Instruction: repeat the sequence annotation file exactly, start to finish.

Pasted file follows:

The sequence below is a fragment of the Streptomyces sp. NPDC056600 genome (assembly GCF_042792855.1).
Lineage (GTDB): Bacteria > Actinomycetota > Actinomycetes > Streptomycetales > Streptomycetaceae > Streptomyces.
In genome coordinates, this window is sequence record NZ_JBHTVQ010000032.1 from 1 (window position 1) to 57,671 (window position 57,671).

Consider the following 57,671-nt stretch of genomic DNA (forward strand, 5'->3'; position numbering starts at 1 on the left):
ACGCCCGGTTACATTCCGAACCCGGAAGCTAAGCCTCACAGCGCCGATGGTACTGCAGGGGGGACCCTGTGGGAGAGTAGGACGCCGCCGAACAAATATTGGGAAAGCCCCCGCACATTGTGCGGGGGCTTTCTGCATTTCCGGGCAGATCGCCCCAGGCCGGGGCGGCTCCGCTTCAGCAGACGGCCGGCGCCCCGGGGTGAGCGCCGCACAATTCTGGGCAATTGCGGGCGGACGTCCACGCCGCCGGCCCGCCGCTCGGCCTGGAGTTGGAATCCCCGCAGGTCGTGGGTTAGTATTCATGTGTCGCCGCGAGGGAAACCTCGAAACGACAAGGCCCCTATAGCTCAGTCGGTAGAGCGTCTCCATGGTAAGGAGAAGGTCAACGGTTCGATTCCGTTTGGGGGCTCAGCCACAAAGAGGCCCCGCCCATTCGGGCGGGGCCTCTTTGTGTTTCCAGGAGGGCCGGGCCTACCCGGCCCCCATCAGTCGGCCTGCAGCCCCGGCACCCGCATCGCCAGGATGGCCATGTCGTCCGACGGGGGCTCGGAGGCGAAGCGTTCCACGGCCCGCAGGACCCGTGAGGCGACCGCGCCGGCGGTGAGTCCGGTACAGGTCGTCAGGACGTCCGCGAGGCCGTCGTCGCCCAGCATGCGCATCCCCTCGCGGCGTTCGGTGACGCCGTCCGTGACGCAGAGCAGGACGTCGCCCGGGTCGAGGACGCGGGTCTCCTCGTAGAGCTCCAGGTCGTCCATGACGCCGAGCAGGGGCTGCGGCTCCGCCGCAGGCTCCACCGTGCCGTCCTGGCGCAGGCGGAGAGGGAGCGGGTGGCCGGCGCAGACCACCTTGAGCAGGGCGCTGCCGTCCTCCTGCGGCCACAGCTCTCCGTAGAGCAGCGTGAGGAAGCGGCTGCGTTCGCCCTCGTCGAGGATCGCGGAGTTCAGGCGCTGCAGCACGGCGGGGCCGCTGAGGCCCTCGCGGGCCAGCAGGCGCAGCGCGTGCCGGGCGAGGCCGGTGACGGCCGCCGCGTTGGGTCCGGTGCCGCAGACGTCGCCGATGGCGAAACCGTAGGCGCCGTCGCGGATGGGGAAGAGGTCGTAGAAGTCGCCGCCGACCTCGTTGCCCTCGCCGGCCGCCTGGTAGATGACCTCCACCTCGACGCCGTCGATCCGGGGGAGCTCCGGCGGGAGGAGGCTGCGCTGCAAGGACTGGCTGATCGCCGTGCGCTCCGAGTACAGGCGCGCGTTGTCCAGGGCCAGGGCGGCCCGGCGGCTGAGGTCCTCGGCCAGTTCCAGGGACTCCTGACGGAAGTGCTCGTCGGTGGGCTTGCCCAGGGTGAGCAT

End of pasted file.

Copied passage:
The sequence below is a fragment of the Streptomyces sp. NPDC056600 genome (assembly GCF_042792855.1).
Lineage (GTDB): Bacteria > Actinomycetota > Actinomycetes > Streptomycetales > Streptomycetaceae > Streptomyces.
In genome coordinates, this window is sequence record NZ_JBHTVQ010000032.1 from 1 (window position 1) to 57,671 (window position 57,671).

Consider the following 57,671-nt stretch of genomic DNA (forward strand, 5'->3'; position numbering starts at 1 on the left):
ACGCCCGGTTACATTCCGAACCCGGAAGCTAAGCCTCACAGCGCCGATGGTACTGCAGGGGGGACCCTGTGGGAGAGTAGGACGCCGCCGAACAAATATTGGGAAAGCCCCCGCACATTGTGCGGGGGCTTTCTGCATTTCCGGGCAGATCGCCCCAGGCCGGGGCGGCTCCGCTTCAGCAGACGGCCGGCGCCCCGGGGTGAGCGCCGCACAATTCTGGGCAATTGCGGGCGGACGTCCACGCCGCCGGCCCGCCGCTCGGCCTGGAGTTGGAATCCCCGCAGGTCGTGGGTTAGTATTCATGTGTCGCCGCGAGGGAAACCTCGAAACGACAAGGCCCCTATAGCTCAGTCGGTAGAGCGTCTCCATGGTAAGGAGAAGGTCAACGGTTCGATTCCGTTTGGGGGCTCAGCCACAAAGAGGCCCCGCCCATTCGGGCGGGGCCTCTTTGTGTTTCCAGGAGGGCCGGGCCTACCCGGCCCCCATCAGTCGGCCTGCAGCCCCGGCACCCGCATCGCCAGGATGGCCATGTCGTCCGACGGGGGCTCGGAGGCGAAGCGTTCCACGGCCCGCAGGACCCGTGAGGCGACCGCGCCGGCGGTGAGTCCGGTACAGGTCGTCAGGACGTCCGCGAGGCCGTCGTCGCCCAGCATGCGCATCCCCTCGCGGCGTTCGGTGACGCCGTCCGTGACGCAGAGCAGGACGTCGCCCGGGTCGAGGACGCGGGTCTCCTCGTAGAGCTCCAGGTCGTCCATGACGCCGAGCAGGGGCTGCGGCTCCGCCGCAGGCTCCACCGTGCCGTCCTGGCGCAGGCGGAGAGGGAGCGGGTGGCCGGCGCAGACCACCTTGAGCAGGGCGCTGCCGTCCTCCTGCGGCCACAGCTCTCCGTAGAGCAGCGTGAGGAAGCGGCTGCGTTCGCCCTCGTCGAGGATCGCGGAGTTCAGGCGCTGCAGCACGGCGGGGCCGCTGAGGCCCTCGCGGGCCAGCAGGCGCAGCGCGTGCCGGGCGAGGCCGGTGACGGCCGCCGCGTTGGGTCCGGTGCCGCAGACGTCGCCGATGGCGAAACCGTAGGCGCCGTCGCGGATGGGGAAGAGGTCGTAGAAGTCGCCGCCGACCTCGTTGCCCTCGCCGGCCGCCTGGTAGATGACCTCCACCTCGACGCCGTCGATCCGGGGGAGCTCCGGCGGGAGGAGGCTGCGCTGCAAGGACTGGCTGATCGCCGTGCGCTCCGAGTACAGGCGCGCGTTGTCCAGGGCCAGGGCGGCCCGGCGGCTGAGGTCCTCGGCCAGTTCCAGGGACTCCTGACGGAAGTGCTCGTCGGTGGGCTTGCCCAGGGTGAGCAT